ISSUE: The business of music, what comes next?

Almost any commercial business nowadays -whether is a shop, café, restaurant or even grocery store- use music to create an ambience, to lure costumers and generate a mood that mirrors the business culture.  But music is not only a decorative artifact, it represents hours of work and hundreds of people involved in making it.

“Regardless of industry everybody should be paid for the work they do,” said jazz trumpet player and composer Nadje Noordhuis. To guarantee that artistic work is respected the U.S. Copyright Act was created. This law, which protects music, provides monetary rights to copyright owners when their music is used.

Businesses are required to have a license to play music the same way you pay to use a cd from your favorite artist; however with new technologies things have changed.

“Internet is an intangible situation where writers and publisher are losing money,” said Johnny Allen, blues and R&B guitar player.


Songwriters, composers and music publishers usually become members of a performing rights organization that license their music to the public. In America the American, Society of Composers, Authors and Publishers (ASCAP), Broadcasts Music, Inc. (BMI) or the Society of European Stage Authors and Composers make sure to repay royalties to their owners. Nevertheless, in a world increasingly digital, keeping track of how people consume music is not easy anymore.

The U.S. Copyright Office at the Library of Congress recently announced the beginning of a new Music Licensing Study to help Congress review the U.S. Copyright Act 17 U.S.C. 101.  The aim is to “evaluate the effectiveness of existing methods of licensing music.” Every person interested in this discussion can submit written comments before May 16 to

“Hopefully whatever they decide is going to still allow composers to be paid for their time and effort,” said Noordhuis. “I just hope the business people can represent the composers in a way that is fair.”

MINI PROFILE: Connie De la Cruz (Revised)

An example of Connie De la Cruz's pieces from her Transformation Stone collection. Found at
Connie De la Cruz likes to show emotion in her fashion collections through folds in the garments. This jacket is one example of her work from her Transformation Stone collection. This photo and others can be found here.

Connie De la Cruz’s fashion pieces always tell a story.

“I would say personal experiences are a big thing for me,” De la Cruz said. “I’m inspired by my feelings and emotions.”

De la Cruz, 22, a slim brunette from the Dominican Republic, said her interest in fashion sparked before high school. She had always paid attention to detail. So she loves detail in patterns in fashion design.

She attended an affiliate Parsons school in the Dominican Republic before transferring to Parsons in New York, where she lives now.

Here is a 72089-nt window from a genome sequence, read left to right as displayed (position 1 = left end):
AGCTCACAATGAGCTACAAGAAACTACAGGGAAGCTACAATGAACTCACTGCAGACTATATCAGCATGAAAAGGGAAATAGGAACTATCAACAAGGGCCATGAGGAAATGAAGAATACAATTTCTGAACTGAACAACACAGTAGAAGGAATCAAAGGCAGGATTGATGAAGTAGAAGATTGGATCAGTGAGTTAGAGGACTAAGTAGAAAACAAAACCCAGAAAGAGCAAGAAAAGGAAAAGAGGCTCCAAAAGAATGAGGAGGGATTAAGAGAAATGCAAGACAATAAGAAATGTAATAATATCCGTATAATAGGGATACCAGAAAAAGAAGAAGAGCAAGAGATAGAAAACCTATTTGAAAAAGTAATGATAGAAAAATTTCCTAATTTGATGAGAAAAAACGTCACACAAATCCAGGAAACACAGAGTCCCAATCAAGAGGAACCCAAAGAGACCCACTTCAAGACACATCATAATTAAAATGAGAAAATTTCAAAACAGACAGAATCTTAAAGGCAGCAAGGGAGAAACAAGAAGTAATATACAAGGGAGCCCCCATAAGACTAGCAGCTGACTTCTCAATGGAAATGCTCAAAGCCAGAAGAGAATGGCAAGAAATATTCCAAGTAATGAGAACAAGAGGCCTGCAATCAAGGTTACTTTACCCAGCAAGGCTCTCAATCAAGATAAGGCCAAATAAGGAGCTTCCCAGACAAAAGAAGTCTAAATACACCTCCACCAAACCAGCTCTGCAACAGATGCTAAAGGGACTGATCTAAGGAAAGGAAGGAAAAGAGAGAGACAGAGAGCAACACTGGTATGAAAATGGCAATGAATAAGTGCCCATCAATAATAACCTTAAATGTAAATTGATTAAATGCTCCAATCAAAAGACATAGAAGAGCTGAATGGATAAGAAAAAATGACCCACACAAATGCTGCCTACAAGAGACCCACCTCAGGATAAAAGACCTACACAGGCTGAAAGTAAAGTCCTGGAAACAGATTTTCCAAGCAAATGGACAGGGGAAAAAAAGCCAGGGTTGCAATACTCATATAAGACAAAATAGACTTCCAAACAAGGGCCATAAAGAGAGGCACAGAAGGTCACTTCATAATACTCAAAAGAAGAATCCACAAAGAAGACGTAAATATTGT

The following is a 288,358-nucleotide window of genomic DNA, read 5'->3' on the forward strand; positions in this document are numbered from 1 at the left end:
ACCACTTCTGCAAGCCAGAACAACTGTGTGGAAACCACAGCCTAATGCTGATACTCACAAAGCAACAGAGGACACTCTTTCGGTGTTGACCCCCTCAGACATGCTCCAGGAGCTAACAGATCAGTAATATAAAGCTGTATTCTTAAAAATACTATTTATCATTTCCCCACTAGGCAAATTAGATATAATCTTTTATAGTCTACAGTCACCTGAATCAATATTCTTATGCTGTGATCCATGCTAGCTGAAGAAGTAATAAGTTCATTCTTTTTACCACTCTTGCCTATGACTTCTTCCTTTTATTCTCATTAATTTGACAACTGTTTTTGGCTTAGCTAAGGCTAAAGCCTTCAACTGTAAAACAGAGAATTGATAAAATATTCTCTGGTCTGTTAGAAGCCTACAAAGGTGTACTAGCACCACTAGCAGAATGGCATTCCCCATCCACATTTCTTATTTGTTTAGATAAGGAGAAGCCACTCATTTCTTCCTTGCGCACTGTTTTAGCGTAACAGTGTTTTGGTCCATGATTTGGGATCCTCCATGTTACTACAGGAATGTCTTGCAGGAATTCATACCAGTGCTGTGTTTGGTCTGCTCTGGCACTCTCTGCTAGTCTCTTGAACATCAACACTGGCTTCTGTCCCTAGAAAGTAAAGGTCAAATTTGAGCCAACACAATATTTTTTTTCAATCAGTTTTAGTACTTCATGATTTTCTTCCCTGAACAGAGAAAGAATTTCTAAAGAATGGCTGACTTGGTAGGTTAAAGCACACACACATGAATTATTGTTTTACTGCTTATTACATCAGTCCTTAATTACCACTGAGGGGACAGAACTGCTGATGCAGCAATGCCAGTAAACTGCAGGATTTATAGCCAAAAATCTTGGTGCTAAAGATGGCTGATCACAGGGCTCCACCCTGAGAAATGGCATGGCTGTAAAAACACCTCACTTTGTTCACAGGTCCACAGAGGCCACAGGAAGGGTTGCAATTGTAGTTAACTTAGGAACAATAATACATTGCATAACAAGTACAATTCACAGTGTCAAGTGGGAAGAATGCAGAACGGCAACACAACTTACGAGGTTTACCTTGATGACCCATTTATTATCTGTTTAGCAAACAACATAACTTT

“There’s something about here that I really, really like,” she said. “Everyone’s focused on their thing. They want to get somewhere, they want to do something, they want to be someone.”

And De la Cruz is on her way. Last year, she was a finalist for her thesis collection. This January, she started freelancing for Calvin Klein. But she still designs her own work.

Most of De la Cruz’s garments – hoods, pockets and detachable capes – are based on folds. These folds represent feelings, and the concept of either letting emotions go or keeping them inside.

To further emphasize emotions, she designs folds with wide bottoms that become narrower as they get closer to the neckline. The outfit essentially points to the person wearing it.

And De la Cruz points to her story through her design.

She just started work on her pre-fall collection, in which she plans to focus on distortions.

“Some designers just design and they have really cool ideas and really cool material, but at the end, it’s not saying anything about them,” De la Cruz said. “What did the designer have to do to get there? What was the designer thinking about when he did it?”

Not everyone asks themselves those questions. But De la Cruz does.

Issues – Biography

All Is By My Side is, supposedly, the Jimi Hendrix biopic we’ve been waiting for. The film has been in production for seven years, ever since director John Ridley heard a rare demo of “Sending My Love to Linda.” But the film’s production has been hampered by an all-too-familiar obstruction: the deceased’s estate.

Experience Hendrix LLC, run by Jimi’s sister Janie, isn’t taking part in All Is By My Side, and All Is By My Side will be a Hendrix biopic without any original Hendrix music as a result. Luckily, the film’s producers are blessed with a different once-in-a-generation artist at the helm. André 3000, rapper turned actor, is making his big debut as a leading man. The Outkast frontman has been very involved with soundtracking the picture.